Protecting Ocean Ecosystems
Op-ed: Monument tradeoffs are necessary – Preserving the ecosystem and biodiversity is crucial
The following post is an opinion piece originally published in Commonwealth Magazine. The authors are Rip Cunningham and John McMurray. Rip Cunningham is a recreational fisherman, a former chair of the New England Fishery Management Council and a member of the Marine Fisheries Advisory Committee. John McMurray is a charter captain and a former member of the Mid-Atlantic Fishery Management Council.
Can anyone really say why there is such an outcry about the establishment of the Northeast Canyons and Seamounts Marine National Monument? It is doubtful that a majority of those speaking out against it could accurately locate the area on a chart. Let’s face it: there are a lot of politics involved in what should be a purely scientific decision. With Secretary of the Interior Ryan Zinke’s decision to leave the door open to making changes to the monument, it’s clear that the science – and therefore, America’s best interests – may not be his priority.
When discussions took place leading up to the Obama Administration’s designation of the first marine monument in federal waters along the Atlantic coast, we supported the idea. In fact, one of us spoke at a meeting held by the President’s Council on Environmental Quality (CEQ) on the designation of this area and supported the inclusion of the Cashes Ledge area as well, which was ultimately not included. The overriding concern then, and now, is the long-term health and sustainability of our oceans and hopefully the rebuilding of the Gulf of Maine cod population and other stressed wildlife populations. Philosophically, we have not been supporters of marine protected areas for the sake of marine protected areas. However, we do think they can be useful tools for protecting important and fragile habitat.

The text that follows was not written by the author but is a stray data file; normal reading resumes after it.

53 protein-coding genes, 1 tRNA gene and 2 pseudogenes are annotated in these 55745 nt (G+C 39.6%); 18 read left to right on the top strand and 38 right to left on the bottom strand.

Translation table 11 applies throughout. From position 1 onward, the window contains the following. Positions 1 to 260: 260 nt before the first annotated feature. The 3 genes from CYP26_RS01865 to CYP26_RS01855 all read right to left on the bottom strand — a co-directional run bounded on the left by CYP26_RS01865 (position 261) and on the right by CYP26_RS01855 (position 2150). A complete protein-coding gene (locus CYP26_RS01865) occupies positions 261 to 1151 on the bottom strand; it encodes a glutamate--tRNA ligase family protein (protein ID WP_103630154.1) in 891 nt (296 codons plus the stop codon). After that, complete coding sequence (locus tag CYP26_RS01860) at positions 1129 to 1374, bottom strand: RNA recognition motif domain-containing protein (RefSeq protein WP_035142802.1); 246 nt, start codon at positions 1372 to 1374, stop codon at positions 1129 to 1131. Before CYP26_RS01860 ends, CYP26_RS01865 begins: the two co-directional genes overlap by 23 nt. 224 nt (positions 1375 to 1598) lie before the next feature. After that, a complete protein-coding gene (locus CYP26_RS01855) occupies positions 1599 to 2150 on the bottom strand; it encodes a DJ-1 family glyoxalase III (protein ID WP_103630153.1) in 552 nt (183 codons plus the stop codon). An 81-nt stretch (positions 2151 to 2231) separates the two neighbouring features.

Having spent many years involved in fisheries management – including nine years on the New England Fishery Management Council and nine years on the Mid-Atlantic Fishery Management Council – there are colleagues who ask, “Isn’t this the jurisdiction of the regional fishery management councils?” Well, yes and no. The councils primarily manage commercially valuable finfish and shellfish. Only tangentially do they get involved with marine habitat. But the biggest issue is the fact that the council’s decisions are relatively easy to change or eliminate. Marine monument designation has a much higher level of permanence. Certainly, when we look at some of the long-term issues facing the fishing industry in the Northeast, habitat protection with some durability is necessary.
Importantly, within the monument, recreational fishing, whale watch trips, seabird viewing expeditions, and other activities are allowed to operate. These activities are important for us economically and allow us to appreciate the value of the monument. The restrictions are on commercial extraction – including commercial fishing – because of the much greater impact these activities have on the fragile and vulnerable resources within the area.
Yes, we understand that this could impact some commercial fishermen. Over the years, we have seen many poor fisheries management decisions made on the basis that they would not negatively impact users. It is doubtful that any valuable marine habitat could be protected without causing some displacement. That said, the Northeast Canyons and Seamounts Marine National Monument is located in an area with very minimal commercial fishing – and contingencies have been made for those in the offshore lobster and red crab fisheries.
Impacting a few commercial fishermen is not ideal. Unfortunately, there is very little that is perfect in ocean resource management. Tradeoffs always have to be made. What would truly be unfortunate is allowing a vibrant ecosystem and the biodiversity it supports to be destroyed. Then everyone loses.
There is no doubt in our minds that the only acceptable decision for President Trump to make would be to keep the Northeast Canyons and Seamounts Marine Monument as it is. That makes the most sense for the future health of our oceans.